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RenderingNG: an architecture that makes and keeps Chrome fast for the long term

Our continual investments in the performance of Chrome have led to significant improvements in battery life, memory, and the speed of the web. This post in The Fast & the Curious series highlights the rendering journey of Chrome over the past eight years, a journey that has led to a browser that is better across the board. For example, Chrome 94, as compared with Chrome 93:

  • is up to 8% more responsive on real pages,
  • saves more than 1400 years of CPU time per day, and
  • improves battery life by up to 0.5%

In addition, recent versions of Chrome are much better than those of years past with:

  • 150% or more faster graphics rendering, and
  • greater reliability, due to a 6x reduction in GPU driver crashes on problematic hardware

RenderingNG is a long-term project to systematically improve Chrome performance as experienced by our users over time, while also anticipating future needs. This enables the web to stay fast even as the web becomes ever richer and more featureful.

We began the journey more than 8 years ago, and I’m happy to report that in 2021, the core RenderingNG projects are coming to a conclusion. This not only makes the existing web super fast, but even better, it means Chrome is ready for the next generation of web content.

RenderingNG is comprised of three elements: performance, reliability and extensibility.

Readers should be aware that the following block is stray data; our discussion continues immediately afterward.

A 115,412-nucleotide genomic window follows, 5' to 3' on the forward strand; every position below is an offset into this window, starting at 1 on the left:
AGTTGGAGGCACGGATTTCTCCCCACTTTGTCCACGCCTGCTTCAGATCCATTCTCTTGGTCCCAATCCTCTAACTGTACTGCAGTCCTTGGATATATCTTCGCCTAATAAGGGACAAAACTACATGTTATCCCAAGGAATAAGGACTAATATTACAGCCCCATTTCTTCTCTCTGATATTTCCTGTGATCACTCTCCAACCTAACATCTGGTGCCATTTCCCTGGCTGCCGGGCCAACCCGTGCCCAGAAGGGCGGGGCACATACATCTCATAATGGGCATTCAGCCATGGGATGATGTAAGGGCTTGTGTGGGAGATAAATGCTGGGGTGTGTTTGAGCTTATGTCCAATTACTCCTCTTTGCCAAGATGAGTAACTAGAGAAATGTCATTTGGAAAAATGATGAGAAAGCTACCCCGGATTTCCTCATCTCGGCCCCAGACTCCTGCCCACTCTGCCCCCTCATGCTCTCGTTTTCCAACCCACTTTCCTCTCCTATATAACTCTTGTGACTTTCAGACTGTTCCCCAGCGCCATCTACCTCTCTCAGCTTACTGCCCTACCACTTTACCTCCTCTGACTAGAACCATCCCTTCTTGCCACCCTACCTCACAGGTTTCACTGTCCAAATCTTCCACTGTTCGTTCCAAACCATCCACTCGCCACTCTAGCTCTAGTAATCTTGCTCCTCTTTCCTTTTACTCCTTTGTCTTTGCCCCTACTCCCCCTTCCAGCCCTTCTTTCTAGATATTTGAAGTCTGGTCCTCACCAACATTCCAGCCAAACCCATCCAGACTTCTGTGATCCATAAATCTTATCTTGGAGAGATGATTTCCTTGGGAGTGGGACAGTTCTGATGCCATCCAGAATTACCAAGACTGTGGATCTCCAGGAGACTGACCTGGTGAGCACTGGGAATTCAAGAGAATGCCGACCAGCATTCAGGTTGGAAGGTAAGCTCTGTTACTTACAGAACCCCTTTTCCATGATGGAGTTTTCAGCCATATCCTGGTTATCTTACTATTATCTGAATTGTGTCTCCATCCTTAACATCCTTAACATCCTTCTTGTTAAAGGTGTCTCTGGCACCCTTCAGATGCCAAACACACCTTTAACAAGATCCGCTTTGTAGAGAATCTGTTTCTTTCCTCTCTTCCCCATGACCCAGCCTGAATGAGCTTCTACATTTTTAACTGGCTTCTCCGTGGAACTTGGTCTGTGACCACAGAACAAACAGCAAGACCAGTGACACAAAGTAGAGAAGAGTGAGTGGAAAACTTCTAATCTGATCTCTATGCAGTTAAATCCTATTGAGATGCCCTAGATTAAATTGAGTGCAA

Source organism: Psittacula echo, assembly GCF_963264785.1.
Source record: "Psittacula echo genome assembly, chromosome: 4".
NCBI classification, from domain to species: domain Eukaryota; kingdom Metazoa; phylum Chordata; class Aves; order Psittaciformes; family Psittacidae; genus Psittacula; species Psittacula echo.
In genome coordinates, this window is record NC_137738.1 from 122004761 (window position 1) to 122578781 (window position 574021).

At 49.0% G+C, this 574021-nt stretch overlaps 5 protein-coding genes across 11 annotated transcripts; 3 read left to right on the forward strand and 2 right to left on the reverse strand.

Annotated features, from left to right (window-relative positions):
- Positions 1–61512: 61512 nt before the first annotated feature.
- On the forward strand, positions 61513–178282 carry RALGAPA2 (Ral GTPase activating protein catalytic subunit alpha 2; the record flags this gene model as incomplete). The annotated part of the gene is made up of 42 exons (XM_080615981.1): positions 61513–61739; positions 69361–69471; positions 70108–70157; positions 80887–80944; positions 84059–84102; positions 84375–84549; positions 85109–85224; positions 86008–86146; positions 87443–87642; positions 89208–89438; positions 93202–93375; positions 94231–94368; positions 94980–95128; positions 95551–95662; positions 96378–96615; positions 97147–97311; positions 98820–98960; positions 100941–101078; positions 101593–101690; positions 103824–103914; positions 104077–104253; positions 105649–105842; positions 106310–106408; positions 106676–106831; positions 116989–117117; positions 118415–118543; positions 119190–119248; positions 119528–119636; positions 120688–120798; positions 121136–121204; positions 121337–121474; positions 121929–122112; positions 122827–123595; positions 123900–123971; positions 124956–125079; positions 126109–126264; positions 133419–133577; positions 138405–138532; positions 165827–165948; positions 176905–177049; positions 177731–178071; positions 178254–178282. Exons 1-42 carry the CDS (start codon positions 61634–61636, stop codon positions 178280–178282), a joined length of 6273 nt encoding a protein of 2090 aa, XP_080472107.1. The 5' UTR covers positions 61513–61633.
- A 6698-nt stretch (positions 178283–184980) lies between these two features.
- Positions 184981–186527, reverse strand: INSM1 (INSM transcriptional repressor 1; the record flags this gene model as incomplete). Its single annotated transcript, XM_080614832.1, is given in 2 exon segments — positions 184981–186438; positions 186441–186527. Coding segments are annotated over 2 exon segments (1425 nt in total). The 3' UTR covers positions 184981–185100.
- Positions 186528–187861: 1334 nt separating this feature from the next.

Let’s start with performance.

GPU & multi-core

A great way Chrome can render content faster is to take advantage of the multi-core CPUs and advanced GPUs present in today’s devices. Multi-core means we can do multiple kinds of work in parallel. For example, Chrome parallelizes running JavaScript, scrolling a web page, decoding an image or video, and rastering new content that will be on-screen soon. GPUs enable even more parallelization by rastering every pixel on-screen, rather than one-at-a-time, yielding a large speedup.

Earlier generations of browsers were not built to natively support these technologies, because at the time GPUs and multi-core computers were not widespread. It turned out that bolting on highly parallel features was extremely challenging, requiring the team to re-architect the entire Chrome rendering pipeline over time. This re-architecture is RenderingNG.

Scaling up and scaling down

To avoid exhausting available resources and potentially diminishing the user experience of the web, browsers must be respectful of efficiency. They should not slow down your ability to interact with your computer or phone, or keep you from multitasking between the browser and other apps. Likewise, browsers also need to maximize battery life of your phone and laptop, and prevent the device itself from getting too hot (here’s looking at you, CPU cooling fans!). And finally, the browser must always be smooth and responsive to the user.

This means that the browser needs to be able to scale up and down its use of the GPU and multi-threading to balance multitasking, battery, and device temperature. As one example of scaling up, it’s important that scrolling happen in parallel with JavaScript on all devices; otherwise the browser will have poor user responsiveness. On the other hand, there are times when the browser must scale down because battery life may be considered more important than maximum use of GPU and CPU resources to make rendering faster.

It turns out to be challenging to be able to scale up and scale down seamlessly, and in a way that doesn’t break web content or make the browser unresponsive in key situations. RenderingNG applies novel technologies throughout the stack to make this work, including a complete rewrite of how compositing works, enabling the flexible use of GPU or CPU computations for arbitrary pieces of web pages, in order to pick the right fit for each web page and device.

Performance isolation